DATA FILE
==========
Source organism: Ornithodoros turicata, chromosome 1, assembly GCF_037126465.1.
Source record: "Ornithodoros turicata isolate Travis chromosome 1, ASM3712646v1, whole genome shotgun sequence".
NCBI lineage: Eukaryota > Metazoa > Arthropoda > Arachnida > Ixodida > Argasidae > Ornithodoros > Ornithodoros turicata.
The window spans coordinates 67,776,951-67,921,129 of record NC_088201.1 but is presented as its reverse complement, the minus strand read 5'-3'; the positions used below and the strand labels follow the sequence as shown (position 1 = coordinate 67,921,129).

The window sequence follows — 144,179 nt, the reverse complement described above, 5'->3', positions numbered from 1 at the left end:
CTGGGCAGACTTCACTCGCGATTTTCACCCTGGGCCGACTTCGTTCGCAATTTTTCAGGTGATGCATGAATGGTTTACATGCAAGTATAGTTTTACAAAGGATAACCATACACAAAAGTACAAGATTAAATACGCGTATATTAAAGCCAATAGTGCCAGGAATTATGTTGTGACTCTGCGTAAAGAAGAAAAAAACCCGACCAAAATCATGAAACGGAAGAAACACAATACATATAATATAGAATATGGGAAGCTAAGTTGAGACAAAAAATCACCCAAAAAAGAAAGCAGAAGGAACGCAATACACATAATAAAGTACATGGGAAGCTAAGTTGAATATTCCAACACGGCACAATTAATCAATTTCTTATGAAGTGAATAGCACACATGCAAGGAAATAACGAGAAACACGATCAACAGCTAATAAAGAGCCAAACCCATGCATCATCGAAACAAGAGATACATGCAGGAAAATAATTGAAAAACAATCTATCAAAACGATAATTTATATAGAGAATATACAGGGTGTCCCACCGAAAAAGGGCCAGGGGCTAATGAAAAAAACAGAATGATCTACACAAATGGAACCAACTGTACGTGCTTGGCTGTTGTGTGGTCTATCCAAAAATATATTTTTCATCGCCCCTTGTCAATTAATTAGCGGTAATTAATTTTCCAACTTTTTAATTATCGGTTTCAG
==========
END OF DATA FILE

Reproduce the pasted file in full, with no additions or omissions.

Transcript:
Source organism: Ornithodoros turicata, chromosome 1, assembly GCF_037126465.1.
Source record: "Ornithodoros turicata isolate Travis chromosome 1, ASM3712646v1, whole genome shotgun sequence".
NCBI lineage: Eukaryota > Metazoa > Arthropoda > Arachnida > Ixodida > Argasidae > Ornithodoros > Ornithodoros turicata.
The window spans coordinates 67,776,951-67,921,129 of record NC_088201.1 but is presented as its reverse complement, the minus strand read 5'-3'; the positions used below and the strand labels follow the sequence as shown (position 1 = coordinate 67,921,129).

The window sequence follows — 144,179 nt, the reverse complement described above, 5'->3', positions numbered from 1 at the left end:
CTGGGCAGACTTCACTCGCGATTTTCACCCTGGGCCGACTTCGTTCGCAATTTTTCAGGTGATGCATGAATGGTTTACATGCAAGTATAGTTTTACAAAGGATAACCATACACAAAAGTACAAGATTAAATACGCGTATATTAAAGCCAATAGTGCCAGGAATTATGTTGTGACTCTGCGTAAAGAAGAAAAAAACCCGACCAAAATCATGAAACGGAAGAAACACAATACATATAATATAGAATATGGGAAGCTAAGTTGAGACAAAAAATCACCCAAAAAAGAAAGCAGAAGGAACGCAATACACATAATAAAGTACATGGGAAGCTAAGTTGAATATTCCAACACGGCACAATTAATCAATTTCTTATGAAGTGAATAGCACACATGCAAGGAAATAACGAGAAACACGATCAACAGCTAATAAAGAGCCAAACCCATGCATCATCGAAACAAGAGATACATGCAGGAAAATAATTGAAAAACAATCTATCAAAACGATAATTTATATAGAGAATATACAGGGTGTCCCACCGAAAAAGGGCCAGGGGCTAATGAAAAAAACAGAATGATCTACACAAATGGAACCAACTGTACGTGCTTGGCTGTTGTGTGGTCTATCCAAAAATATATTTTTCATCGCCCCTTGTCAATTAATTAGCGGTAATTAATTTTCCAACTTTTTAATTATCGGTTTCAG